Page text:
How do we effectively build resilience, efficiency and adaptability into our systems, networks and catchments to ensure we all receive clean water, sustainably? Professor Joby Boxall, leader of the TWENTY65 consortium, discusses how that consortium is addressing these issues.
Imagine that we didn’t have our existing water service provision. Now imagine that someone suggested the great idea of building abstraction, storage, treatment and pipe network infrastructure sufficient to provide a better than food grade product 24/7 at around a £1 a ton, and that the main domestic use for this amazing service should be to flush away our waste, they would be a laughing stock.
Yet those are the coupled infrastructure systems and social practices that we have enabled, that we expect and even demand. But it is not sustainable. Changing this requires both social and technical innovation that can combine and work synergistically with existing infrastructure and practices to disrupt the current mode.
Change requires both technical and social innovation
This concept is at the heart of the EPSRC sponsored TWENTY65 consortium. TWENTY65 is undertaking exciting and ambitious scientific and engineering research to develop transformative socio-technical solutions across eight thematic areas. Each theme is based on disruptive questions that challenge the status quo and help to drive re-visualisation of water service provision, paving the way towards flexible, resilient and adaptive systems.
This transformation is vital if we are to overcome the interacting pressures of climate change, protecting the environment, population growth and increasing population density, and our ageing infrastructure. A key aspect of TWENTY65 is partnering and co-creation approaches that enable the consortium to reach far beyond the specific themes and are helping to change the way innovation is thought about and delivered in the water sector.
TWENTY65 is an example of the world-leading fundamental water research that is undertaken in the UK, primarily supported by Research Councils UK. These councils have a long history of recognising the long-term challenges and need for water research, with the Grand Challenge mechanism that enables TWENTY65 being the latest incarnation of this. However, the UK does not have a good track record of taking such research through to application.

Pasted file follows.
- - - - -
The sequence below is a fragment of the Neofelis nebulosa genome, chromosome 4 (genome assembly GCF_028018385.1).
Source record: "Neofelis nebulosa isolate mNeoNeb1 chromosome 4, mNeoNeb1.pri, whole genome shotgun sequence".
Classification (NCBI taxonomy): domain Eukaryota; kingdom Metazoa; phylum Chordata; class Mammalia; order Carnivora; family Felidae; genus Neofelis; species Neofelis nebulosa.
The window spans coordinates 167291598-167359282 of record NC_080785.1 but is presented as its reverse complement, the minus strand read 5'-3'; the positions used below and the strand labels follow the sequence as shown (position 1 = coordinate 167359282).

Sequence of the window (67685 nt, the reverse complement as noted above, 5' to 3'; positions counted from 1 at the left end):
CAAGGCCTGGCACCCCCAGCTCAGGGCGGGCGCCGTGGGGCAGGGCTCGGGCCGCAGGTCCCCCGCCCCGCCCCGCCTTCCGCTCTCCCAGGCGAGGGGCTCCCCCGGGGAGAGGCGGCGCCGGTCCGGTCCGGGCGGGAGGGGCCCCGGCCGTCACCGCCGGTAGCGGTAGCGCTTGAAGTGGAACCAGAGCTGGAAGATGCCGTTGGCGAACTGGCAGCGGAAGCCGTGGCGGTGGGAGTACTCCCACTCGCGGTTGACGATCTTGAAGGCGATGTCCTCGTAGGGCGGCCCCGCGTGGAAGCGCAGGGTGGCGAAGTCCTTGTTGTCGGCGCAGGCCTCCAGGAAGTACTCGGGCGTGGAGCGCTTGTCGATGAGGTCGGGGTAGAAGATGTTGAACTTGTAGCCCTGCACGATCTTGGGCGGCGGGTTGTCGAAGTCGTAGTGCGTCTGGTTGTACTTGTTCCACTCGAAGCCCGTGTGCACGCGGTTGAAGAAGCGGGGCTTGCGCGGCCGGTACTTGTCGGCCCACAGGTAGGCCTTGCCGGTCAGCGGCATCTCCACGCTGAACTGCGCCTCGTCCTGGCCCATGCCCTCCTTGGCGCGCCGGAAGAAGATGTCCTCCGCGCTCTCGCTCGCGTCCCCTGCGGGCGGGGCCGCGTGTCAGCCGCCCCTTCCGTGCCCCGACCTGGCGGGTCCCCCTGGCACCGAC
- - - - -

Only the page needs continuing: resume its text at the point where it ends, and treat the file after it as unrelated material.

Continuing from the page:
So why don’t academics (and others) do near-market research in water?
Academics can only do the research that they can secure funding for. Direct funding from water companies is one route to supporting near-market research, and there are examples of progressing from Research Council funding to practical application via this route. An example of this is the discolouration theme of research at the University of Sheffield.
This started as a Research Council supported disruptive idea and has then been followed up via repeated consortia of UK water companies, with the resulting understanding, tools and techniques underpinning the delivery of significant service improvements and multi-million pound savings. But this route is, understandably, limited to research that directly addresses very tangible pressing business needs and is lower risk.
Routes to fund mid to higher technology readiness level water research that addresses the grander, longer-term challenges have been poorly supported in the UK.
There are signs of hope
The disconnect across technology readiness levels, while being particularly notable in water is not unique to it. Following recommendations made in the Nurse review, Innovate UK and Research Councils UK have been united under UK Research and Innovation, with common goals and drivers set from government policy and initiatives, such as the Industrial Strategy Challenge consultation process.
The challenges and importance of infrastructure generally, and water specifically, are also being far more clearly articulated at a policy level than previously, such as by the National Infrastructure Commission. It is the responsibility of all water professionals to increase awareness of the importance and scale of challenges around water so that these, and other opportunities, are maximised.
A tangible example of progress is the investment in national infrastructure research and test facilities. The UK Collaboratorium for Research on Infrastructure and Cities includes a water hub with new world-leading facilities at the Universities of Sheffield, Newcastle and Cranfield.
These will enable coordinated research and innovation at a scale not previously possible and development and demonstration of innovation across technology readiness levels, providing impartial full- scale and complexity verification and validation to accelerate the innovation process.
One of the often cited barriers to innovation in the water sector is regulation. However, Ofwat and others are also changing. Speaking at the recent TWENTY65 conference Rachel Fletcher, the recently appointed CEO of Ofwat, emphasised the importance of innovation and the need for change in the water sector, including the regulators.
In summary, TWENTY65 is leading the way in the important first vital steps on a journey towards tailored water solutions that can deliver positive benefits for all. It is doing this by challenging current thinking, undertaking adventurous research into important components of solutions and starting the debate and, hence, the journey.